October 30, 2023

MS in Translation & Interpreting Student Justin Sergi Publishes Translation in Asymptote

Center for Publishing and Applied Liberal Arts (PALA) student Justin Sergi publishes English translation of Chiliean writer Ana María del Río’s “Hems” with Asymptote Journal. Justin is a writer and translator pursuing an MS in Translation and Interpreting from PALA. 

Congratulations on your first published translation! What led to this choice of author, and to this short story?

Thank you! It was total serendipity, to be honest: I read an article in the Spanish language newspaper El País about thriving literary magazines, clicked on the first one I saw called “Casapaís,” and then clicked on the only story not blocked by a paywall. It happened to be magnificent, and I decided to undertake a translation.

What techniques from your various classes were you able to apply to this translation?

One aspect of translating “Hems” that surprised me at the time was how intuitive it felt. Ana María del Río’s writing is so intentional, so packed with dramatic gesture, that there was little to do other than follow her lead. Paradoxically, taking that lead, and listening carefully to the voices as they took shape in English, pushed me to take certain liberties which I’m not sure I would have agreed with at the time in theory.

Your translation provides such a strong sense of character, of both the husband and the wife, and how she’s writing about and recording him. How did you experience these voices in the source text and recreate them in English?

I really just tried to follow the tone created by Ana María; she wrote this story in what I would call “fragmented prose.” It’s more than just saying “short sentences”; rather, it’s as if she took completed thoughts and fractured them with full stops. During my first reading of the story, I kept having this image of looking in on this couple's life through a huge cracked window; the composite image of this couple’s home life is there and is strikingly clear, but it is told through a halting, broken-clutch prose, that prohibits a totally cloudless view of events. It gave to the voices a simmering sense of panic, which I endeavored to relay in my translation.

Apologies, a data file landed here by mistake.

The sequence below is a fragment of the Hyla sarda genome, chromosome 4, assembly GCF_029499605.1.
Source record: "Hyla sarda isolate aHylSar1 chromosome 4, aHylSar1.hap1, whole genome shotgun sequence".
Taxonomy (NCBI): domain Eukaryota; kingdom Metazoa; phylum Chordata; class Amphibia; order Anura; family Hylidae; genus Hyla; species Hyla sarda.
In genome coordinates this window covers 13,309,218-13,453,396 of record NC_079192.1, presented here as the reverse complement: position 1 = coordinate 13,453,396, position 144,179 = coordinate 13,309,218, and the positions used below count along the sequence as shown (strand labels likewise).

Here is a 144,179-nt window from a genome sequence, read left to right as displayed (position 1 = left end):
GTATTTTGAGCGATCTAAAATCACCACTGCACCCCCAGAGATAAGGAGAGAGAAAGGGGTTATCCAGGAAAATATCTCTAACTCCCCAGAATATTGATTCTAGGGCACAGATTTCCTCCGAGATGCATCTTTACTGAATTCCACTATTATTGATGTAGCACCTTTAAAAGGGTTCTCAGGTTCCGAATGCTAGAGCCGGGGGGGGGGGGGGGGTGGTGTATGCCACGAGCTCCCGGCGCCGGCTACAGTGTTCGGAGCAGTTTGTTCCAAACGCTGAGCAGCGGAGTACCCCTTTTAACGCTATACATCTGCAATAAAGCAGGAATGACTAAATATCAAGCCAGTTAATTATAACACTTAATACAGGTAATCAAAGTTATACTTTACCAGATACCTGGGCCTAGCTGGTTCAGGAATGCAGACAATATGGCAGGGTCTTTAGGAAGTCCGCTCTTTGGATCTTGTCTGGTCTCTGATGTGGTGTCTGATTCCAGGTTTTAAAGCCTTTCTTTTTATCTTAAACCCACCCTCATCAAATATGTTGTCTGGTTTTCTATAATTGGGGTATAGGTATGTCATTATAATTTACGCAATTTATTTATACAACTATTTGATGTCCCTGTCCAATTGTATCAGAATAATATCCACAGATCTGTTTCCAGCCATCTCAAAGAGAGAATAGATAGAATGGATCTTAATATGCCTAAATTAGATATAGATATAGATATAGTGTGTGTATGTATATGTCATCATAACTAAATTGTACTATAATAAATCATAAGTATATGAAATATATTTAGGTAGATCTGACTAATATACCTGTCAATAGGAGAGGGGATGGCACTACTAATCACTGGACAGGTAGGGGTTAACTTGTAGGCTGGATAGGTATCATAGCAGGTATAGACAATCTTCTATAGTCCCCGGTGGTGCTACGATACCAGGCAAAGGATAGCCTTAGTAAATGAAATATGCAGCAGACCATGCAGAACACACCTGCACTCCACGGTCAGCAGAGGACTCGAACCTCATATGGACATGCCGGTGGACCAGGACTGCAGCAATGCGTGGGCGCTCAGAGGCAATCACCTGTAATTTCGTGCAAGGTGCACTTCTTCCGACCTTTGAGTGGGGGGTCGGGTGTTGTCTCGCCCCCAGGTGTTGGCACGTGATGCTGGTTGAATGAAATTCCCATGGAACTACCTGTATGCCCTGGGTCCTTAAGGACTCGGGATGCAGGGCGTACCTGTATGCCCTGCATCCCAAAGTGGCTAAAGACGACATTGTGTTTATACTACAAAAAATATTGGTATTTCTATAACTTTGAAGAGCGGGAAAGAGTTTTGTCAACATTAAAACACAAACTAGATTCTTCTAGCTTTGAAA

Could you share about your background and how you got into translation?  What kind of work were you doing before enrolling in the MS in Translation and Interpreting program? And how did you make the choice to attend NYU?

My background is in music. I went to school for classical piano and then worked at WQXR for a few years until the pandemic hit, at which point my partner and I headed to Spain in search of cheaper rent. What brought me to translation was many uninteresting things plus one mildly interesting one, which is essentially that translation is the literary equivalent of what I did as a classical pianist: interpreting strange symbols into something that can be experienced on another plane.  

An excerpt from Justin Sergi's translation of "Hems" by Ana María del Río.

"I also know that everything is my fault. Even that it’s cloudy. Or the depression she wakes up with some mornings. And her fears. And her tantrums. She bought padlocks for the entire house. For the closet, the doors, the windows. I wouldn’t know how to get out if she locked them all. She has the keys. From her desk, she watches over all my comings and goings. Especially my goings. I can see her up there, writing. A novel. About me. She’s caught me like a fly on a piece of sticky paper. Telling stories about my past. As a drug-addict. But I’m not one now, why don’t you write about things from now, I tell her. "

Related Articles